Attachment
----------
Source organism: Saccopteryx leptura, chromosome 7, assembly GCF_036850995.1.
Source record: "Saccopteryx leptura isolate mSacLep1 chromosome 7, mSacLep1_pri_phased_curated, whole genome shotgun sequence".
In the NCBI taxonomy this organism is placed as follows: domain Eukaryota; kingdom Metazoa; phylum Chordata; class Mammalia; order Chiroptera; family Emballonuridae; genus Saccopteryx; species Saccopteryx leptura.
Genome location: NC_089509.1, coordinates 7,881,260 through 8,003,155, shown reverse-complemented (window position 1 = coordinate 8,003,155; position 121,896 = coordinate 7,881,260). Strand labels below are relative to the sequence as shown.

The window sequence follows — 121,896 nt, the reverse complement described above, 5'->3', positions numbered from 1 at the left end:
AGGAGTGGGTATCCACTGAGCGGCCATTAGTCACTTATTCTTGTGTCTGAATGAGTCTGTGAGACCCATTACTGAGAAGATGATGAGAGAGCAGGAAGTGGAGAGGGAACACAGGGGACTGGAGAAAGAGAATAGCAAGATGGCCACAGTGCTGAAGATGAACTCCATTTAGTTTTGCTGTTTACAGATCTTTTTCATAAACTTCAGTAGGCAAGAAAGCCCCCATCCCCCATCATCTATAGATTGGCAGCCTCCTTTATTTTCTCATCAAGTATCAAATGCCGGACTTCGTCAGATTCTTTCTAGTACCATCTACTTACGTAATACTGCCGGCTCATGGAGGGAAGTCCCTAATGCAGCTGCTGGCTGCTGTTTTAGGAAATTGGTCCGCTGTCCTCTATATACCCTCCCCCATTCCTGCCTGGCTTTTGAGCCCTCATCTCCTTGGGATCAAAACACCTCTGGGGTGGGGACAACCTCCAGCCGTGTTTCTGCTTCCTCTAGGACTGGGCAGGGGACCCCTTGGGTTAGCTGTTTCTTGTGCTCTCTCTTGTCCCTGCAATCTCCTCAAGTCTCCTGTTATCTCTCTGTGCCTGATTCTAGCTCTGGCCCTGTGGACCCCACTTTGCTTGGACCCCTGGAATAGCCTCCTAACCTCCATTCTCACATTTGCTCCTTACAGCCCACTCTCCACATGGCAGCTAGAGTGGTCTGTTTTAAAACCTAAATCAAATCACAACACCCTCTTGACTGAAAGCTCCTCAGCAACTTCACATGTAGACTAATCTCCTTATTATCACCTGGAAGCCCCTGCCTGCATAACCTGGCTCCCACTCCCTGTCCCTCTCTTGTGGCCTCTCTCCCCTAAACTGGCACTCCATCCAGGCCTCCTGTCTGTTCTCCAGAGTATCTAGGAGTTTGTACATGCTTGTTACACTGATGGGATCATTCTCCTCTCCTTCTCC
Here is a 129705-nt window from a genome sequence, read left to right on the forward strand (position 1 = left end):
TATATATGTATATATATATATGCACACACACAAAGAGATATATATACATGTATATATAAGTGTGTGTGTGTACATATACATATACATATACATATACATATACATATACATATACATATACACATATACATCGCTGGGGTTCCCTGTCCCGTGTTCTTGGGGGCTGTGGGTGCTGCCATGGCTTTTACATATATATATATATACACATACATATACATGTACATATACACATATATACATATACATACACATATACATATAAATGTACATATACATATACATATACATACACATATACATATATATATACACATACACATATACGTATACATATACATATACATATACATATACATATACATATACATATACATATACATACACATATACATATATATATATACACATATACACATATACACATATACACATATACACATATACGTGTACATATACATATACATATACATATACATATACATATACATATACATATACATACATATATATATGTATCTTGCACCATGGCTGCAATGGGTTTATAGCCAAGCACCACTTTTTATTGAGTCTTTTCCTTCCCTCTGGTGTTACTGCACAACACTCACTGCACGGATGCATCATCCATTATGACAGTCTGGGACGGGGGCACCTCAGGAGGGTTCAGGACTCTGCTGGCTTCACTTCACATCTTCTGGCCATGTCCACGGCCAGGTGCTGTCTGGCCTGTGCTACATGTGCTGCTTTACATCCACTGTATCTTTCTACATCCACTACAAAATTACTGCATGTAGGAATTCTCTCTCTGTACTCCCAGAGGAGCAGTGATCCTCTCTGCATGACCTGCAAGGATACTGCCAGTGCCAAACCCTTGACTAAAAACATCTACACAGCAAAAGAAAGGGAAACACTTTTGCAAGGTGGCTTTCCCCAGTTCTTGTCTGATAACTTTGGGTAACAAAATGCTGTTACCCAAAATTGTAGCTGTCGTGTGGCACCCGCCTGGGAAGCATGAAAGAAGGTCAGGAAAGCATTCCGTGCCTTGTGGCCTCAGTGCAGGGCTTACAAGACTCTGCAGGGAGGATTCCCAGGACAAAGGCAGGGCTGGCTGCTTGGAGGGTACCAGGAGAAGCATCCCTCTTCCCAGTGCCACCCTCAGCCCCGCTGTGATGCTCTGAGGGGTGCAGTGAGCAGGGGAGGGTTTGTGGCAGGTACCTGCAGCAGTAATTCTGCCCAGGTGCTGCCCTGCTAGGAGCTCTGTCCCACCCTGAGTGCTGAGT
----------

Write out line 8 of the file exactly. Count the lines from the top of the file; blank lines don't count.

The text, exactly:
TATATATGTATATATATATATGCACACACACAAAGAGATATATATACATGTATATATAAGTGTGTGTGTGTACATATACATATACATATACATATACATATACATATACATATACATATACACATATACATCGCTGGGGTTCCCTGTCCCGTGTTCTTGGGGGCTGTGGGTGCTGCCATGGCTTTTACATATATATATATATACACATACATATACATGTACATATACACATATATACATATACATACACATATACATATAAATGTACATATACATATACATATACATACACATATACATATATATATACACATACACATATACGTATACATATACATATACATATACATATACATATACATATACATATACATATACATACACATATACATATATATATATACACATATACACATATACACATATACACATATACACATATACGTGTACATATACATATACATATACATATACATATACATATACATATACATATACATACATATATATATGTATCTTGCACCATGGCTGCAATGGGTTTATAGCCAAGCACCACTTTTTATTGAGTCTTTTCCTTCCCTCTGGTGTTACTGCACAACACTCACTGCACGGATGCATCATCCATTATGACAGTCTGGGACGGGGGCACCTCAGGAGGGTTCAGGACTCTGCTGGCTTCACTTCACATCTTCTGGCCATGTCCACGGCCAGGTGCTGTCTGGCCTGTGCTACATGTGCTGCTTTACATCCACTGTATCTTTCTACATCCACTACAAAATTACTGCATGTAGGAATTCTCTCTCTGTACTCCCAGAGGAGCAGTGATCCTCTCTGCATGACCTGCAAGGATACTGCCAGTGCCAAACCCTTGACTAAAAACATCTACACAGCAAAAGAAAGGGAAACACTTTTGCAAGGTGGCTTTCCCCAGTTCTTGTCTGATAACTTTGGGTAACAAAATGCTGTTACCCAAAATTGTAGCTGTCGTGTGGCACCCGCCTGGGAAGCATGAAAGAAGGTCAGGAAAGCATTCCGTGCCTTGTGGCCTCAGTGCAGGGCTTACAAGACTCTGCAGGGAGGATTCCCAGGACAAAGGCAGGGCTGGCTGCTTGGAGGGTACCAGGAGAAGCATCCCTCTTCCCAGTGCCACCCTCAGCCCCGCTGTGATGCTCTGAGGGGTGCAGTGAGCAGGGGAGGGTTTGTGGCAGGTACCTGCAGCAGTAATTCTGCCCAGGTGCTGCCCTGCTAGGAGCTCTGTCCCACCCTGAGTGCTGAGT